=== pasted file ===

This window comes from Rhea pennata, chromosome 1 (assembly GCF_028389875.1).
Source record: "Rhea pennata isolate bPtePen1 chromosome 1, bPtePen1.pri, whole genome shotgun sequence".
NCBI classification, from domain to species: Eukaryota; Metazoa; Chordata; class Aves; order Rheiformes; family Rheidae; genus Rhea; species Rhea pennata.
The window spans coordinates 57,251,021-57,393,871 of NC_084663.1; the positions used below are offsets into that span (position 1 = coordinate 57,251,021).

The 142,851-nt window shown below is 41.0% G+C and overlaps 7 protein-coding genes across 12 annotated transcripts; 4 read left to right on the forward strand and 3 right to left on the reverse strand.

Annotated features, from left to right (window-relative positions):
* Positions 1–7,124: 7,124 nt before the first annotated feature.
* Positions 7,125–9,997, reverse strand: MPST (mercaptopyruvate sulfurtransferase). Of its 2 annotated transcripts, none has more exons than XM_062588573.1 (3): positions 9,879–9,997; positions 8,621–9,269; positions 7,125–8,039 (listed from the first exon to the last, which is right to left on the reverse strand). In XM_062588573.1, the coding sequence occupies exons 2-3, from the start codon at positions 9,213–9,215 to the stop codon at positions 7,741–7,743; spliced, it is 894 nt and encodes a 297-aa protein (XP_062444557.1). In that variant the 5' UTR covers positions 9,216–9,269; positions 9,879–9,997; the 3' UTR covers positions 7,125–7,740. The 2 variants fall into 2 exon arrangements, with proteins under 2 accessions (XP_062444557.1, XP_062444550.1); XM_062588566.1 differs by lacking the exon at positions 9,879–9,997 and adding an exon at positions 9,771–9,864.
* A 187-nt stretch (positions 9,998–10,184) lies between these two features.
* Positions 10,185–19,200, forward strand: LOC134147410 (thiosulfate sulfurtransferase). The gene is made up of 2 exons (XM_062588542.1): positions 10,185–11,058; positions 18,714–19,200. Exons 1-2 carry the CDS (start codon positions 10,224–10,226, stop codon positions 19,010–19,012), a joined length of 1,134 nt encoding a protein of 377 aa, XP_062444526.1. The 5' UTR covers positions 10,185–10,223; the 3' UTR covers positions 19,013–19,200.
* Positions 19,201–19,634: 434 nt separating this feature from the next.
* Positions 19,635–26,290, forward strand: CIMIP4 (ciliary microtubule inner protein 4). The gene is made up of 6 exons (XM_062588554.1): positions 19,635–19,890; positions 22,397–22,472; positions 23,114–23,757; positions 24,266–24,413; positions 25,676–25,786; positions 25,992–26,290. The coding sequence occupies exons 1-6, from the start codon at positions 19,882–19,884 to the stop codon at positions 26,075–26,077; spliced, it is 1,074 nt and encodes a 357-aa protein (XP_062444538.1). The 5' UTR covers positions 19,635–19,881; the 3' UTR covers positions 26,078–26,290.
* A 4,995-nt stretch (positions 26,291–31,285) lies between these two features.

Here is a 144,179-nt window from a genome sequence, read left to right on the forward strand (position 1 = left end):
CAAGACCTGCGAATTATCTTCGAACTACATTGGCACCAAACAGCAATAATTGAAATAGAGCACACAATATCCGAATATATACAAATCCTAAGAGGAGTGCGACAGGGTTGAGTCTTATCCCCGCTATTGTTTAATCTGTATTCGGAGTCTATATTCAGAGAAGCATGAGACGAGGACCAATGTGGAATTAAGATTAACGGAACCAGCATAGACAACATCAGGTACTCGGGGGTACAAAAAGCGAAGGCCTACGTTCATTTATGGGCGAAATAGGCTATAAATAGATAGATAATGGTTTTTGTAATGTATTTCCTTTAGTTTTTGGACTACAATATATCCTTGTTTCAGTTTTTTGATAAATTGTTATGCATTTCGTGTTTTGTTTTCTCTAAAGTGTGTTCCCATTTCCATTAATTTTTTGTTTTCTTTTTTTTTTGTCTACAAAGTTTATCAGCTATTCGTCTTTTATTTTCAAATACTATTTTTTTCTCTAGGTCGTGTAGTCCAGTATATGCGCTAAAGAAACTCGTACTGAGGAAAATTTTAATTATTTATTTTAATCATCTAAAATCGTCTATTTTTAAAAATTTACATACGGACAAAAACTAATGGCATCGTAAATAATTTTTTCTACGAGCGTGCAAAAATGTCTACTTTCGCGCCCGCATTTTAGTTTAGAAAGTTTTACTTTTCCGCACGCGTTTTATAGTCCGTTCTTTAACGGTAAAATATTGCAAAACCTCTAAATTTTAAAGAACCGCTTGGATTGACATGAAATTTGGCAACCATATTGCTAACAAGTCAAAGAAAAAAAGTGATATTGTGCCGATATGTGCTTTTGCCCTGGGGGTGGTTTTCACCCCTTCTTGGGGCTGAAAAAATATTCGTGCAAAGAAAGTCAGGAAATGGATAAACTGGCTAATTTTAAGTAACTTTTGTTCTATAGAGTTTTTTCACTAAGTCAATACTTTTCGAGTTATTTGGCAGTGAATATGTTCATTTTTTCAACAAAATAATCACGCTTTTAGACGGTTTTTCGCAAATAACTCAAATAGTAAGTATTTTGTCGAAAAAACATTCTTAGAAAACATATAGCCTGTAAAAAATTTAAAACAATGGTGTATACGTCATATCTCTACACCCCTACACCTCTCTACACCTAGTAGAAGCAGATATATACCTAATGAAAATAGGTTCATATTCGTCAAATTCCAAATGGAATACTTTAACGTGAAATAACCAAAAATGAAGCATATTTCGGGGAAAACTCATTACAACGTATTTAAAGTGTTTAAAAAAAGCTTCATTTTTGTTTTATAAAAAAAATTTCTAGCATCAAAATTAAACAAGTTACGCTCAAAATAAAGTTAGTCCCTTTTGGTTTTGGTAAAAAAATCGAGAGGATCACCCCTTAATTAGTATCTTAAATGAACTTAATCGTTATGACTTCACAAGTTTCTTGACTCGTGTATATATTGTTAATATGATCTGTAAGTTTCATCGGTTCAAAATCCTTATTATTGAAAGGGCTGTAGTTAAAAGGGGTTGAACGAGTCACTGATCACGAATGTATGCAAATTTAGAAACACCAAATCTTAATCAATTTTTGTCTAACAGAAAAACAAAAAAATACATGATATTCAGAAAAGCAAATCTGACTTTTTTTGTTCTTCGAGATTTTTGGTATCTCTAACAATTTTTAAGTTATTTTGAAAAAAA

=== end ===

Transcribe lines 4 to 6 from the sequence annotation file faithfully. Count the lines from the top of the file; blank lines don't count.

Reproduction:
The window spans coordinates 57,251,021-57,393,871 of NC_084663.1; the positions used below are offsets into that span (position 1 = coordinate 57,251,021).

The 142,851-nt window shown below is 41.0% G+C and overlaps 7 protein-coding genes across 12 annotated transcripts; 4 read left to right on the forward strand and 3 right to left on the reverse strand.

Annotated features, from left to right (window-relative positions):